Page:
But in the end, it is your life to live, not theirs. I am a firm believer that it is not up to the parents to choose which course you should take, which job you should take, which person you should marry, and other choices of that ilk. Does it make you a bad daughter for flouting what THEY want YOU to take up? In my opinion at least, a very strong no. A person has a right to follow his own dream, no matter how disparate it is from the dreams of their parents. To be a surgeon is their dream, not yours. To force you to take a course of their choice and to withdraw support for any other course, is extortion, plain and simple. Wouldn’t they rather have you pursue a course that made you happy over what makes them happy? You’re the one who’s going to have to face the job you don’t like on a daily basis, not them. Have a heart-to-heart talk with them. They may completely ignore you now, but if they see how resolute you are about your true passion, to the point of paying for your own education, what kind of parent would deny their children that?
DELAMAR SAYS… Sometimes parents know better. Sometimes they don’t. Your parents could be right about the career path they want you to take. They might not. The thing is…and I know most parents WOULDN’T want to read this…but the path you take in your career is NOT their call. IT IS YOURS! So whether you are successful or not, you have nobody to blame except yourself. No parent wants their kids to fail. And the reason they insist you follow them is that they want to spare you from failure. Of course, that’s assuming they are right. So don’t fault them for being harsh in this regard. But in my opinion, whether they are right or wrong is immaterial to the issue. It’s your life. It is your career. It is your call. As a child, I think you will have to “fight“ for this, fight for your independence and insist that you know better what to do with your life.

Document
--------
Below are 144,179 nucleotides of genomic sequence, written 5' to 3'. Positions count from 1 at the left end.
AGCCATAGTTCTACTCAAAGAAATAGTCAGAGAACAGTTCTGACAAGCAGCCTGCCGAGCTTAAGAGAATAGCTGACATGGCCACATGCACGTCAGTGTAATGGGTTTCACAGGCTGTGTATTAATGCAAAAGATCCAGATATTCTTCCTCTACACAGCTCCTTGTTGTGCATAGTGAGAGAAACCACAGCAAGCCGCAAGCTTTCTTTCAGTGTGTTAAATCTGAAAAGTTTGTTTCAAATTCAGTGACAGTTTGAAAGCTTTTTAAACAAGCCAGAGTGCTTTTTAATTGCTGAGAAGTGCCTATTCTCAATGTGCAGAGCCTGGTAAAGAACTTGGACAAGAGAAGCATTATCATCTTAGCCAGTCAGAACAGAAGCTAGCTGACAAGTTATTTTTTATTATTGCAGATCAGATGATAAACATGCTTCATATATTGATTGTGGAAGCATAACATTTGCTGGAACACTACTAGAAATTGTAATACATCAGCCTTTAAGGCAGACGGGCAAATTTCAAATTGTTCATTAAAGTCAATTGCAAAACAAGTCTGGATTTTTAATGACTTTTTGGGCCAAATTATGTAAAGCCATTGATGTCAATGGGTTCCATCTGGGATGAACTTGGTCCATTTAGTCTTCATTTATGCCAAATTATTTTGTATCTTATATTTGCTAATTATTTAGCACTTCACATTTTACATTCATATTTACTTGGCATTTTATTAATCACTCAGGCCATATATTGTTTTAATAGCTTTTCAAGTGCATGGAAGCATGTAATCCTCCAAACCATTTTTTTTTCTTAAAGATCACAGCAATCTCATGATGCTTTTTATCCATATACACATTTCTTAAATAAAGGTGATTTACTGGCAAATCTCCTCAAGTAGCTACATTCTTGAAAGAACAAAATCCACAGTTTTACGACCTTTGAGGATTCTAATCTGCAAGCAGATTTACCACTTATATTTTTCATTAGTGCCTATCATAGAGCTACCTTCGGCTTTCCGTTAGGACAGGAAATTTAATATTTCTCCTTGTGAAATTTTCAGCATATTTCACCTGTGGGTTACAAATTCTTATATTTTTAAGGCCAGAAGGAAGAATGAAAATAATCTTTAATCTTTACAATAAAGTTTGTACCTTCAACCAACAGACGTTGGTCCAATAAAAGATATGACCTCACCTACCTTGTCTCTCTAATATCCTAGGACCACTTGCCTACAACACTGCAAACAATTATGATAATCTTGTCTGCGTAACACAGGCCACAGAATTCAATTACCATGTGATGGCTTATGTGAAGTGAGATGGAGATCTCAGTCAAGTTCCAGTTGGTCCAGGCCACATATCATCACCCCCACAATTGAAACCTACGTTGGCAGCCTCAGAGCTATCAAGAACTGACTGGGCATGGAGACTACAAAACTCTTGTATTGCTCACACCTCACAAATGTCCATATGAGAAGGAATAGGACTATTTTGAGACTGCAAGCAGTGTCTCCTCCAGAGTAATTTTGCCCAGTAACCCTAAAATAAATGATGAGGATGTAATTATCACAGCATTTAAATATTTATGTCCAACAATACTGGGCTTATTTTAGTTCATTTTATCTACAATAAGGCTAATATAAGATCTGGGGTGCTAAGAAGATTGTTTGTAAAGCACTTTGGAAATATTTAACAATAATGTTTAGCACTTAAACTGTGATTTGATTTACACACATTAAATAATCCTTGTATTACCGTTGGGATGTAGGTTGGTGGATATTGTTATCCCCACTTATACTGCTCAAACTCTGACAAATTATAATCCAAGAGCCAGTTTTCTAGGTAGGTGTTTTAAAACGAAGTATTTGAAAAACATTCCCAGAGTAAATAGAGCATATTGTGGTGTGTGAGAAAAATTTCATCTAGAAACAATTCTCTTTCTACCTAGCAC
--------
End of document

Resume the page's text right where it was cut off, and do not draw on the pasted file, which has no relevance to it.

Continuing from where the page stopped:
My Dad wanted me to be a lawyer. How ironic, right? There wasn’t an argument about it. It was pretty much decided. But then radio beckoned. And everything after that is radio history. Even to this day, my father is afraid that when my “popularity“ finally fades, I will have nothing to fall back on. I love him for worrying about me. But this is my call. I’m happier doing our radio show everyday than I would ever be appearing in court or arguing a case. Maybe he’s still right. Maybe being a lawyer would be a more secure profession but doing what I do makes me happy. It gives me purpose. And no matter what problems are here or will arise later on because of my career decision, I will just have to find a way to make it work.